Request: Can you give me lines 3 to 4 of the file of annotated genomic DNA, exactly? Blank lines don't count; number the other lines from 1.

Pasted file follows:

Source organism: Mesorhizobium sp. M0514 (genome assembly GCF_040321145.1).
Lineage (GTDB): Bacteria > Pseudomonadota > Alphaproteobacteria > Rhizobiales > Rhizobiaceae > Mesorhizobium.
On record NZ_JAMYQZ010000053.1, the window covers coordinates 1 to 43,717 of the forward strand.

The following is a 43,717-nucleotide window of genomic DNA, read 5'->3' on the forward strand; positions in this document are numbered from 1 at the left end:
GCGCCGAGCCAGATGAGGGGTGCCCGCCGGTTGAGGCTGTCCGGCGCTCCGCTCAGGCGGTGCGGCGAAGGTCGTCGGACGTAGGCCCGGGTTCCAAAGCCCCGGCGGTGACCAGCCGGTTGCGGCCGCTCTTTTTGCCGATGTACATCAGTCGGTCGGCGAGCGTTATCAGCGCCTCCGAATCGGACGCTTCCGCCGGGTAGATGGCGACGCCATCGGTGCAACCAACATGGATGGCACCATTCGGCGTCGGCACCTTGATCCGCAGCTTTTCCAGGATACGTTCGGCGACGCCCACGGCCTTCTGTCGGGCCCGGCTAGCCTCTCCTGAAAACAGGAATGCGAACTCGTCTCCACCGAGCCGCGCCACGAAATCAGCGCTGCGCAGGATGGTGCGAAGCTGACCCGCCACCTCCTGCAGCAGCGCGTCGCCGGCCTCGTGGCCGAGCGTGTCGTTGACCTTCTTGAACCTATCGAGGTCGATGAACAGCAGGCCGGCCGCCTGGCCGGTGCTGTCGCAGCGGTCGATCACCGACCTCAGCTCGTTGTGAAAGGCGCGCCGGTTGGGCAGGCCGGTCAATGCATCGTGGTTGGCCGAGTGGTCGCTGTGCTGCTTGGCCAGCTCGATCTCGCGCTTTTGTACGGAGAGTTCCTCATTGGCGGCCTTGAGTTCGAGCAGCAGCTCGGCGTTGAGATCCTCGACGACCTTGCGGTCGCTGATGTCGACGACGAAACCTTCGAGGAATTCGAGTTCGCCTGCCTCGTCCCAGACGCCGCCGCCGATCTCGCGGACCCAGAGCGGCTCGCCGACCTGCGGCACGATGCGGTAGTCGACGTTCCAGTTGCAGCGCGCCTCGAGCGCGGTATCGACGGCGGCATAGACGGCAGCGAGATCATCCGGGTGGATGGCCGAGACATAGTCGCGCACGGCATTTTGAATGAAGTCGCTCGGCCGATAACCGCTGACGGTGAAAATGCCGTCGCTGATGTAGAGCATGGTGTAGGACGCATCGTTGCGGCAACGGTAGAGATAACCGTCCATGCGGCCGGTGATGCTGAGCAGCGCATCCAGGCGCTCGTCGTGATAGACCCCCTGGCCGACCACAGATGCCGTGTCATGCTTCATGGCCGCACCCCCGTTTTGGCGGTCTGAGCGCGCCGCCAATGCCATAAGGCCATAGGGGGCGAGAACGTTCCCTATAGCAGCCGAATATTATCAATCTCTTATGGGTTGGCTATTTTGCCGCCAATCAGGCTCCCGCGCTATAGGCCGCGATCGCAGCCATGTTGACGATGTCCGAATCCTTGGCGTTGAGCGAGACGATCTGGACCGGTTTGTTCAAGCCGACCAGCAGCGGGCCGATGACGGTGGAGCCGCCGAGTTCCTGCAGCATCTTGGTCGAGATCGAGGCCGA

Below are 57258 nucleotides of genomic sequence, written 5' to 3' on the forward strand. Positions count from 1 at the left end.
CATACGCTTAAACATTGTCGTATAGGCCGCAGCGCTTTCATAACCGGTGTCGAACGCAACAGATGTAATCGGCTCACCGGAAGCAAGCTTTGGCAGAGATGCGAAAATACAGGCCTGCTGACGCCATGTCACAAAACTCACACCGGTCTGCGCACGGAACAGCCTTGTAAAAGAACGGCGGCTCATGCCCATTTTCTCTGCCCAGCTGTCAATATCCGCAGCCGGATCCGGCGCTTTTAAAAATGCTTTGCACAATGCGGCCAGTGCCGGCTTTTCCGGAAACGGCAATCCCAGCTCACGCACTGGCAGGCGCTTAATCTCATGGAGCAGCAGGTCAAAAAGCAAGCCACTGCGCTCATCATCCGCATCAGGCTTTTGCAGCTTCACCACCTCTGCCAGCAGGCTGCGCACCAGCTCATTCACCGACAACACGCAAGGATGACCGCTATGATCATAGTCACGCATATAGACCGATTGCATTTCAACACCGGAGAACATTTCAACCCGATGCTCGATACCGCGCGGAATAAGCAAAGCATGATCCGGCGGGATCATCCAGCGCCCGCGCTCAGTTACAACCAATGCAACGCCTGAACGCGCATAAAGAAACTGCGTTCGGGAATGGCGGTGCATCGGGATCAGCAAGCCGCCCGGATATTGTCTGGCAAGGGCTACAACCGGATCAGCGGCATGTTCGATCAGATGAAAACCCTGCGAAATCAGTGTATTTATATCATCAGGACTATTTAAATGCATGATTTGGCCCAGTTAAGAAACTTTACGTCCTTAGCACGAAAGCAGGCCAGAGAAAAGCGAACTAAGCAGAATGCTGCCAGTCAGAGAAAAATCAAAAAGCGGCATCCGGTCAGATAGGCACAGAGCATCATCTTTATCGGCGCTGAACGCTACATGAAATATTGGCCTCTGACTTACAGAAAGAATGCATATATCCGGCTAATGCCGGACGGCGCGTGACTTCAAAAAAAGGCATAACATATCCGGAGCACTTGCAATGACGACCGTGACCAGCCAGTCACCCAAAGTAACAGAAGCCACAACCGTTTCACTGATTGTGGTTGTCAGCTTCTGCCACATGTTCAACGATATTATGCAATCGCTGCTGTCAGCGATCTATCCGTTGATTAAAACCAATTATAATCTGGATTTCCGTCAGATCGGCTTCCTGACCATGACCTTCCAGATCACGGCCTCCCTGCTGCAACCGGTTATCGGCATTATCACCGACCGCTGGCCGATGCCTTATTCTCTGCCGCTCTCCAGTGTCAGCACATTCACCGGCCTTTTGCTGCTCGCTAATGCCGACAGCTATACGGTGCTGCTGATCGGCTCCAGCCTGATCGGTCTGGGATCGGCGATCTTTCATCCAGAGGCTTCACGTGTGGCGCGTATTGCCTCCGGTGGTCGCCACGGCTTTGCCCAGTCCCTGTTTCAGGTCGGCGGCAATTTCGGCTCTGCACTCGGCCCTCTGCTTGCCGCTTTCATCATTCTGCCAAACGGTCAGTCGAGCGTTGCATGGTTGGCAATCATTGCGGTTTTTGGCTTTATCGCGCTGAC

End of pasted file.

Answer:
On record NZ_JAMYQZ010000053.1, the window covers coordinates 1 to 43,717 of the forward strand.

The following is a 43,717-nucleotide window of genomic DNA, read 5'->3' on the forward strand; positions in this document are numbered from 1 at the left end: